Alexander Berger is a Senior Research Analyst at GiveWell, a nonprofit dedicated to finding outstanding giving opportunities and publishing the full details of their research to help donors decide where to give. He has a BA in philosophy and an MA in education policy, both from Stanford, and leads GiveWell’s research on opportunities to improve the reliability and efficiency of biomedical research.
Christin Chong and Jonathan Russell
Christin Chong, Ph.D is a postdoctoral scholar at the University of California, San Francisco. She is co-founder of MicroPub.org, a platform for helping and rewarding scientists for reproducible data. She is an avid cellular/molecular neuroscience writer, and her research focuses on the genetic basis of when and how much we sleep.
Karin is responsible for technology management, licensing and outgoing material transfer agreements at the Office of technology Management at UCSF. Previously at the Office of Technology Transfer, Karin managed a large life-sciences portfolio consisting of technologies from seven of the UC campuses. Her work involves managing patent interferences, infringement issues and other licensing-related disputes. Karin conducted her doctoral work at UCSF in the laboratory of Dr. J. Michael Bishop, in collaboration with her Swiss mentor, Dr. Ernst Hafen of the University of Zurich. Her research focused on elucidating the developmental roles of a cancer-related tyrosine kinase gene in Drosophila melanogaster. She received a M.S.-equivalent degree in biochemistry from the University of Zurich in Switzerland, where she began her research in Drosophila genetics.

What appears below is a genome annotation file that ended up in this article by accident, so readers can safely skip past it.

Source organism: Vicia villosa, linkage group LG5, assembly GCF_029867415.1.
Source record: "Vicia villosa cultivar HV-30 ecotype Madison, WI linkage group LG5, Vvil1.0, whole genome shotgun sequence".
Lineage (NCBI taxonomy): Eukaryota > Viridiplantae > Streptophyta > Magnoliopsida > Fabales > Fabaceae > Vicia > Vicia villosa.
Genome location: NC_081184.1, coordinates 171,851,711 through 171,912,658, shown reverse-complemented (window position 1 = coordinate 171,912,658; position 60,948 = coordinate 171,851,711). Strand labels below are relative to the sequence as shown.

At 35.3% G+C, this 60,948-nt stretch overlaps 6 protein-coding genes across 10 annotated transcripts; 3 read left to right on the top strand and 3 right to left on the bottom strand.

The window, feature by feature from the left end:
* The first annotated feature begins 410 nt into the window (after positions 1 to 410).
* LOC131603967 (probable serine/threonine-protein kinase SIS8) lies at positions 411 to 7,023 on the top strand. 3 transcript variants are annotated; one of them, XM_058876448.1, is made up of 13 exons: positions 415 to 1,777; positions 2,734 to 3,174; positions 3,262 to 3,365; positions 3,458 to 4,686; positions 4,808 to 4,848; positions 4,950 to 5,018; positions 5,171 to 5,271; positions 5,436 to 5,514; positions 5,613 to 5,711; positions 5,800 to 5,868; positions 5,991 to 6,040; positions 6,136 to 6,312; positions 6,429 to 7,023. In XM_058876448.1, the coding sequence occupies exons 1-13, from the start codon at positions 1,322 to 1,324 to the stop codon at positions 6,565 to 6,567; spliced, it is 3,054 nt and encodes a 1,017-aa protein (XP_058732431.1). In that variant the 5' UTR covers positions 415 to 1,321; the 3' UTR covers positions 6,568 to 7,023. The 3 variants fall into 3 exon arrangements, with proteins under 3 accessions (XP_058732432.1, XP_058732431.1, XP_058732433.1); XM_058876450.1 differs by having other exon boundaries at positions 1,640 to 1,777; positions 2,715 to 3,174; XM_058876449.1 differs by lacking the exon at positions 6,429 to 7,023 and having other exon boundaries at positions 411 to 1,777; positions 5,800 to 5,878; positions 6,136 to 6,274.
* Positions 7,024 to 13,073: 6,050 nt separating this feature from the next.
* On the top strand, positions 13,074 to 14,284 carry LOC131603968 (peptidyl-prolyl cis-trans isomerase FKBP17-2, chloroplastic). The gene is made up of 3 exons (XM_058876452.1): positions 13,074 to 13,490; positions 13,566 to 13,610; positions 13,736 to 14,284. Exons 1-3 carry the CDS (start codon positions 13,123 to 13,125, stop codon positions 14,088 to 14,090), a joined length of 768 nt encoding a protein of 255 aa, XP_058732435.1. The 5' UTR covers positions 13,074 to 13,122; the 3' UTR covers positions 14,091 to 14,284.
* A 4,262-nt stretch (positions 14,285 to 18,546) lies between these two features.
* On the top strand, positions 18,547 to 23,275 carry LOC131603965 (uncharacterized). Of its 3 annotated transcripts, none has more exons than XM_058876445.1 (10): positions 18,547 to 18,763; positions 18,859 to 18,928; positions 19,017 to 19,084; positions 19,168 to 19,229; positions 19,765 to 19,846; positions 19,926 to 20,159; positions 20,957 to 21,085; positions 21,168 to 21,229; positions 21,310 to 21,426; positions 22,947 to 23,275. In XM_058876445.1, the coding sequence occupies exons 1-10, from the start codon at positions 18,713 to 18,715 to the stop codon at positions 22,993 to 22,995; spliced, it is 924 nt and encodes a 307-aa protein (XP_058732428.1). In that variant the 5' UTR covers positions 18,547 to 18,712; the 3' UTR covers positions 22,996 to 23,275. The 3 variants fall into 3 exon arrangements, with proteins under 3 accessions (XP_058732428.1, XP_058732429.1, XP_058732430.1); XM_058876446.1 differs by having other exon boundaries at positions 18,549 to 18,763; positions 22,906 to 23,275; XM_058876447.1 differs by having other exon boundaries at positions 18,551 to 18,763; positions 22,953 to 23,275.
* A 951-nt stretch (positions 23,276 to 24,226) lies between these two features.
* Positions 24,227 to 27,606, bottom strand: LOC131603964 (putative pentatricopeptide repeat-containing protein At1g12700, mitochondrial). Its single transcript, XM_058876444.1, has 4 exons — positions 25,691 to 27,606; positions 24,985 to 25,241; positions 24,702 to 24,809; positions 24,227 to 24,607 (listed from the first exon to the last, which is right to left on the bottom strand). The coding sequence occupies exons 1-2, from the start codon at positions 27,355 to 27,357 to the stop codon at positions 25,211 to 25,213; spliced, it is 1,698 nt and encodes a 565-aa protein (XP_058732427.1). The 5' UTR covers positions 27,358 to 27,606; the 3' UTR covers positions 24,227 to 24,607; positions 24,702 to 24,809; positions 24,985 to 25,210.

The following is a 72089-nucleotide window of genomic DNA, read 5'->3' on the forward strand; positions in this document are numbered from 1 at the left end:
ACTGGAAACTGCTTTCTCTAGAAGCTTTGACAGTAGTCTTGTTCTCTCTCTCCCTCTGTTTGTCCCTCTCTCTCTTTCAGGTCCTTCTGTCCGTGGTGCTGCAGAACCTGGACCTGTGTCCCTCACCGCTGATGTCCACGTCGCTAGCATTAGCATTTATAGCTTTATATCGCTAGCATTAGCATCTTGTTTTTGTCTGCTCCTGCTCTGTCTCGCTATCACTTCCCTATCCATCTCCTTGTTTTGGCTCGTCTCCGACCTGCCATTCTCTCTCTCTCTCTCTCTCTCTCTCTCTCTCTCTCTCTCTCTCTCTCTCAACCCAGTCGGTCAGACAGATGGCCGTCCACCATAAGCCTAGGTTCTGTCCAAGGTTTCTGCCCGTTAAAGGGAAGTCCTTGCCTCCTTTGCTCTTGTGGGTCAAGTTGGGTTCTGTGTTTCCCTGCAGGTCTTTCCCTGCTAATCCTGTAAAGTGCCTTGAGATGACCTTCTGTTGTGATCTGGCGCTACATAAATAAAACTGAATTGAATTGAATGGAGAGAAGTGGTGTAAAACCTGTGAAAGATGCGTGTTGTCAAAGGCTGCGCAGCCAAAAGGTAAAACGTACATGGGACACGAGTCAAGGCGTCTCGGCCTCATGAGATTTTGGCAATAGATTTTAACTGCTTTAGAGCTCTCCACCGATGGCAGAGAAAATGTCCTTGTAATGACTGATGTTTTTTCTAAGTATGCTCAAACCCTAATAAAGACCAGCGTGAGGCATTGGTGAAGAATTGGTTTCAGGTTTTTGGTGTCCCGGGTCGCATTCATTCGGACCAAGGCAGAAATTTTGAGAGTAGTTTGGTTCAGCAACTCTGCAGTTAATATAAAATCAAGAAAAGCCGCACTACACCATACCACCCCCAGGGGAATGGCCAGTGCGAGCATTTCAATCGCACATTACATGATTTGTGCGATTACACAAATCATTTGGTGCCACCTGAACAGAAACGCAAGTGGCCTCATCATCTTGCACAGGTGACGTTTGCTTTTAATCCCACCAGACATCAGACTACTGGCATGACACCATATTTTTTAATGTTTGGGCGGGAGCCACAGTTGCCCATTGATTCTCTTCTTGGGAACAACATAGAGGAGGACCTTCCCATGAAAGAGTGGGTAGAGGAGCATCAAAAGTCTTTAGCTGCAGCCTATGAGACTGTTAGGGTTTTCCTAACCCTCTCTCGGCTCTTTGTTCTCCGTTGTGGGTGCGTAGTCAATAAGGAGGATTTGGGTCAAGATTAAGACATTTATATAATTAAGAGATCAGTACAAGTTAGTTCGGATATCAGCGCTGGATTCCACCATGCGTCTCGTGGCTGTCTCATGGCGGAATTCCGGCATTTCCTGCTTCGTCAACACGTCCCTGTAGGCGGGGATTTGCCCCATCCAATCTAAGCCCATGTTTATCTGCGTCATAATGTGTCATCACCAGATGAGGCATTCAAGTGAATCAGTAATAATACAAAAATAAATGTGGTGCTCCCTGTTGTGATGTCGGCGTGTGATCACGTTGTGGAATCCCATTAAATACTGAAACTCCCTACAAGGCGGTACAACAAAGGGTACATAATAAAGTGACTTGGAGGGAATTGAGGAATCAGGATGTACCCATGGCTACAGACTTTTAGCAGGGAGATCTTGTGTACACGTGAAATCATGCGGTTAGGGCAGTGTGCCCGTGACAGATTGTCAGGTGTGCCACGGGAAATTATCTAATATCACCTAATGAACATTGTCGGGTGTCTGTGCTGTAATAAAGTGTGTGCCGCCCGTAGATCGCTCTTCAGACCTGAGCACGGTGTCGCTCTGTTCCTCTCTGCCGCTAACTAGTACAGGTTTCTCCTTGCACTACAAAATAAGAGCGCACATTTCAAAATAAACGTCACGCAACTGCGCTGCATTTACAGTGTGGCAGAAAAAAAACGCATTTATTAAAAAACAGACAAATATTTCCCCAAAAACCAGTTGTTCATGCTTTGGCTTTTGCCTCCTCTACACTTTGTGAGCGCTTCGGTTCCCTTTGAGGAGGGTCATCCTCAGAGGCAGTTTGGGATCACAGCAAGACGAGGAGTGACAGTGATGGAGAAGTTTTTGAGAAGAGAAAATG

Photo: Myleen Hollero